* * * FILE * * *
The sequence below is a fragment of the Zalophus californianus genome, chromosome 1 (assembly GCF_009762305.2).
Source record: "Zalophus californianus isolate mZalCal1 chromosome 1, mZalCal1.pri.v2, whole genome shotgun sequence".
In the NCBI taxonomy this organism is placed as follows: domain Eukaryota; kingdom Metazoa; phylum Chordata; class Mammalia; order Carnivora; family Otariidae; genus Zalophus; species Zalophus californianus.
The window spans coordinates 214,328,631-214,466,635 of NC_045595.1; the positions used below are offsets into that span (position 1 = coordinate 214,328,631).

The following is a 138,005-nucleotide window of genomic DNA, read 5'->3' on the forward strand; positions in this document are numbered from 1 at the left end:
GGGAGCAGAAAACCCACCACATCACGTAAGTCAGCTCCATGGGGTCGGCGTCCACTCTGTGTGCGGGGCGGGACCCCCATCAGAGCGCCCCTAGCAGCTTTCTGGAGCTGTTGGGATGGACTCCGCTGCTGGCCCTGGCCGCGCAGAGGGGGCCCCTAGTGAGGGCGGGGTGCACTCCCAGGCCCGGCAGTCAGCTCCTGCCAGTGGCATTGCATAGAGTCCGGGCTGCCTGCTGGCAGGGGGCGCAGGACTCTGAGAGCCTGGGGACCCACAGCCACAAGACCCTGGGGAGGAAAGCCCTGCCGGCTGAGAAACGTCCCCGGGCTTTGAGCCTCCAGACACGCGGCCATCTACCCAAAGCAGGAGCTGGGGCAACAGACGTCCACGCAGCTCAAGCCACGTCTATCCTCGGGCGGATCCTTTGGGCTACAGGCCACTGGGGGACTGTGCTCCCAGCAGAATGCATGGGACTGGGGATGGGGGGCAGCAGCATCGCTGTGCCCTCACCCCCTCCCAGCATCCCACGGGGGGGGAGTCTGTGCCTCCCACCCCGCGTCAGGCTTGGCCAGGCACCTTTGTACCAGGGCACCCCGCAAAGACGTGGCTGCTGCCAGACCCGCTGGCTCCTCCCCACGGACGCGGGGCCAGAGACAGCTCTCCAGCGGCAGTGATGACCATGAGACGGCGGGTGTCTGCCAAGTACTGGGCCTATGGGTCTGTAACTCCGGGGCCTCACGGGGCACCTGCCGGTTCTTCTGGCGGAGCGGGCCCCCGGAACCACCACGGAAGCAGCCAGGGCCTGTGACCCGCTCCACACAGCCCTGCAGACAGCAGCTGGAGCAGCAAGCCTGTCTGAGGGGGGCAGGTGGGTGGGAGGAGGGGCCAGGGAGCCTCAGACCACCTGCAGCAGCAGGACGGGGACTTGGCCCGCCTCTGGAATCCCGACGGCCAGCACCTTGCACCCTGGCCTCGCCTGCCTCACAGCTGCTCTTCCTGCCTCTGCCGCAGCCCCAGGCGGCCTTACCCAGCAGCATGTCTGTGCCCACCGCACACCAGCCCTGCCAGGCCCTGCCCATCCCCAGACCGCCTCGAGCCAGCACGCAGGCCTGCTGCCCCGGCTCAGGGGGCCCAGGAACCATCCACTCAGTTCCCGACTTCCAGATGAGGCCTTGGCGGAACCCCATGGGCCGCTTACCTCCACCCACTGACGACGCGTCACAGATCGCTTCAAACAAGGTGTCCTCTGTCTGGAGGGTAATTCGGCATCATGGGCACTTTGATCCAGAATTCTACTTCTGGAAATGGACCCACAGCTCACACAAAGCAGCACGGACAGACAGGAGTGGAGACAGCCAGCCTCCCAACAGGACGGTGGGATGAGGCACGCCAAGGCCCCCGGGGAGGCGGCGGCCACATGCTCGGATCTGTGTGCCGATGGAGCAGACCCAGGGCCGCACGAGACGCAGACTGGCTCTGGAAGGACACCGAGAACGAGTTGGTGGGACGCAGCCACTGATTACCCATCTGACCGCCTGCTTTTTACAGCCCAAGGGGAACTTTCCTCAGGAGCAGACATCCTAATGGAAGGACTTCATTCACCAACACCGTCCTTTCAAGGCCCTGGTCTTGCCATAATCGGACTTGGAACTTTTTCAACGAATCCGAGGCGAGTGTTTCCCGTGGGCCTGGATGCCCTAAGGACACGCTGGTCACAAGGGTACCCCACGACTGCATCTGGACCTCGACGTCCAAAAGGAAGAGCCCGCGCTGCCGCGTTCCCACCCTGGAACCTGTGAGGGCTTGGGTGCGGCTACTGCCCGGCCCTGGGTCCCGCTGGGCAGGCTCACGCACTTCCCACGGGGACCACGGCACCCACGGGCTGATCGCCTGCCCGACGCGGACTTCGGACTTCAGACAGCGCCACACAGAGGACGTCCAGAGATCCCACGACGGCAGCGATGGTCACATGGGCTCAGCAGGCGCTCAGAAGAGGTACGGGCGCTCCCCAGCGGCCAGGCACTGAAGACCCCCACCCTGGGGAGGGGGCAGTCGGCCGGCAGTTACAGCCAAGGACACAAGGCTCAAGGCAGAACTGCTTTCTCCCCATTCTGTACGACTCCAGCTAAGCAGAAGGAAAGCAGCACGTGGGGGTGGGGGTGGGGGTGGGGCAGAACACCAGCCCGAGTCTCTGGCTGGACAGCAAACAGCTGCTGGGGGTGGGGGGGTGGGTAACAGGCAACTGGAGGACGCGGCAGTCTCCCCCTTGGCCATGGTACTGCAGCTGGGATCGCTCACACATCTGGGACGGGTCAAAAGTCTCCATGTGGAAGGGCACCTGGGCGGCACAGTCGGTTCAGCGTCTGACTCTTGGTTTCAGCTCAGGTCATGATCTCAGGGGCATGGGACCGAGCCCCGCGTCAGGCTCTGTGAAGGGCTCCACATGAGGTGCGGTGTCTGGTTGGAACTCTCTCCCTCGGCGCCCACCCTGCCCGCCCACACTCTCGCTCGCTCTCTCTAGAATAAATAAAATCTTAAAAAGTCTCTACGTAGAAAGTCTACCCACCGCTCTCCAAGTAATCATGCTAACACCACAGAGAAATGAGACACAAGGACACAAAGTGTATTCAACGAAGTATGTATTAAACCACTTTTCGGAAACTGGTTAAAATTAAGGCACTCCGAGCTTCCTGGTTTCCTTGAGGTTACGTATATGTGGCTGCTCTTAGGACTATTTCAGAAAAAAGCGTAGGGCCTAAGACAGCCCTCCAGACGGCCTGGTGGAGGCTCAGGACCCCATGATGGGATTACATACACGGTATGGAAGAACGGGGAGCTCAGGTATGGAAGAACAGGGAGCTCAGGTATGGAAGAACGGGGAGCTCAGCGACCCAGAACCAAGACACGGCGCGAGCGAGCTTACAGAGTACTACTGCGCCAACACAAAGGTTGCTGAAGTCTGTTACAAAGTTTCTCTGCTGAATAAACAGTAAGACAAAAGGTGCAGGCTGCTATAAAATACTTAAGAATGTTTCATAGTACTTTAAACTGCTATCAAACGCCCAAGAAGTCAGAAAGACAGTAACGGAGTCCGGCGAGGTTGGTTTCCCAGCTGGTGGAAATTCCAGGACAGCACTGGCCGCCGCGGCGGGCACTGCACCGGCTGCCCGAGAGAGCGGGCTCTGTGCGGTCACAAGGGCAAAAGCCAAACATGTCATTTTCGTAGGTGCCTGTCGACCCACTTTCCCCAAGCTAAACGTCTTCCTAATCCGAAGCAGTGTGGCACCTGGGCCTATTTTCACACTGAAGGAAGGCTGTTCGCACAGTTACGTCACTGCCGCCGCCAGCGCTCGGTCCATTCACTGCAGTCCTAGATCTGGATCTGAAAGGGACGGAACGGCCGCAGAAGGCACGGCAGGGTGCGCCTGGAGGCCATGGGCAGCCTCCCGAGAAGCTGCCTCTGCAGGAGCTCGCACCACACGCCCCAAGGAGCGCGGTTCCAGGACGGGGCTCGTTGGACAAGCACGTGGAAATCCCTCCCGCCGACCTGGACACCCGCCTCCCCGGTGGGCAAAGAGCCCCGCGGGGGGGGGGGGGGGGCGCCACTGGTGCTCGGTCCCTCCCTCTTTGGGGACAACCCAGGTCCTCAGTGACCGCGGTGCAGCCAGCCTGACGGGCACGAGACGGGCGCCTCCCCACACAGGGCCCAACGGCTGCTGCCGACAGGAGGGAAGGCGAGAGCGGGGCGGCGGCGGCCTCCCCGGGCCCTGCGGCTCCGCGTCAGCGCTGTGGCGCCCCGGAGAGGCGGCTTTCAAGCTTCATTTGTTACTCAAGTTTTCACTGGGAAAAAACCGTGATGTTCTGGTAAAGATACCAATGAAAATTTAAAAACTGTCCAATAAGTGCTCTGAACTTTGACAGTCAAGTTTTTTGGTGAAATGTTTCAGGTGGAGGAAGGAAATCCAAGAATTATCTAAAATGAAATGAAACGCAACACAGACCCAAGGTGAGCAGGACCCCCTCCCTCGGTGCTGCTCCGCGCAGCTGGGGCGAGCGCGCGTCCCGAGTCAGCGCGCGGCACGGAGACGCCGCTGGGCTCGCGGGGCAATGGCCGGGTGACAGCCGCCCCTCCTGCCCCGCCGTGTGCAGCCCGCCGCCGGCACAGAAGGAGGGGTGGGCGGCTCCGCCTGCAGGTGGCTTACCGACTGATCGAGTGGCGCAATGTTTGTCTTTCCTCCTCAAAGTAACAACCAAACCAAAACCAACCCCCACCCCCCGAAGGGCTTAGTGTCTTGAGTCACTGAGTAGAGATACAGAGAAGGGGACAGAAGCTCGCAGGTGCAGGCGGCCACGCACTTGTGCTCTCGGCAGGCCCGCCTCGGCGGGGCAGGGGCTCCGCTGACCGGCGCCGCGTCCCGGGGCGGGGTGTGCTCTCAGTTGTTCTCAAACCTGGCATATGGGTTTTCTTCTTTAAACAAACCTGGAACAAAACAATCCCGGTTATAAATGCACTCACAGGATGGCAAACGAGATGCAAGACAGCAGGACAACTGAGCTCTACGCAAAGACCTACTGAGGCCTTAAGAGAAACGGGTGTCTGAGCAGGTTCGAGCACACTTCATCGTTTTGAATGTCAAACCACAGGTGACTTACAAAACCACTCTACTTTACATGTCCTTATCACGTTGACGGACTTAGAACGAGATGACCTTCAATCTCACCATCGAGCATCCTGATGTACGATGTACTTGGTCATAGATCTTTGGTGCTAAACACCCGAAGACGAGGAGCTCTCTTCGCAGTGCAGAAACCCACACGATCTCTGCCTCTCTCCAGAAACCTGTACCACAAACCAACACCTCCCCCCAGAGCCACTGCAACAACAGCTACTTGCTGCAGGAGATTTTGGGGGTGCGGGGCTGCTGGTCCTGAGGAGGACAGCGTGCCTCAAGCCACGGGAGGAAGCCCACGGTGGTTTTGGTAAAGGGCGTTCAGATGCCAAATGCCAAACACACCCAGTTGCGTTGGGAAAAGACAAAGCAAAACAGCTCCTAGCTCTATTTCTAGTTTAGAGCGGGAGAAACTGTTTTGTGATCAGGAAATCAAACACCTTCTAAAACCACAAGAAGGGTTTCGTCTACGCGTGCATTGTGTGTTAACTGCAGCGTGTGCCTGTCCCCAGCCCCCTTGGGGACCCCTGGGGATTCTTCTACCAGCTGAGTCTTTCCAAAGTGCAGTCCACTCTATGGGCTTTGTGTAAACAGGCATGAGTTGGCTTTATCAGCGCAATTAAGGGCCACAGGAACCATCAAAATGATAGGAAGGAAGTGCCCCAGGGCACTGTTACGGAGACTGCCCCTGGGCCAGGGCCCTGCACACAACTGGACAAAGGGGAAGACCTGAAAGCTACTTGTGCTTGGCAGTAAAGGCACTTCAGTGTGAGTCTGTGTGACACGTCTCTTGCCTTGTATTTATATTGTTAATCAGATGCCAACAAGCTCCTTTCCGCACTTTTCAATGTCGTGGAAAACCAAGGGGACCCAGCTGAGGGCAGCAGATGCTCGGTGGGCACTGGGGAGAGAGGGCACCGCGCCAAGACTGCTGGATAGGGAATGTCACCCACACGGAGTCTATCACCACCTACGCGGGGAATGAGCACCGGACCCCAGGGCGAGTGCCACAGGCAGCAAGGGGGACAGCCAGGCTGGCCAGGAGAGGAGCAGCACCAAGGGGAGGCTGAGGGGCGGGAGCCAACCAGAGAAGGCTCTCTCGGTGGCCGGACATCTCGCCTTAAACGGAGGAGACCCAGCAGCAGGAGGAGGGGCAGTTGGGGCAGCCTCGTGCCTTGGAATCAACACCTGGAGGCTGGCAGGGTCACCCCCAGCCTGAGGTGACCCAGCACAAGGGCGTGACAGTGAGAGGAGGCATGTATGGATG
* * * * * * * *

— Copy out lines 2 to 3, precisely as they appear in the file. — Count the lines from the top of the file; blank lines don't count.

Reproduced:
Source record: "Zalophus californianus isolate mZalCal1 chromosome 1, mZalCal1.pri.v2, whole genome shotgun sequence".
In the NCBI taxonomy this organism is placed as follows: domain Eukaryota; kingdom Metazoa; phylum Chordata; class Mammalia; order Carnivora; family Otariidae; genus Zalophus; species Zalophus californianus.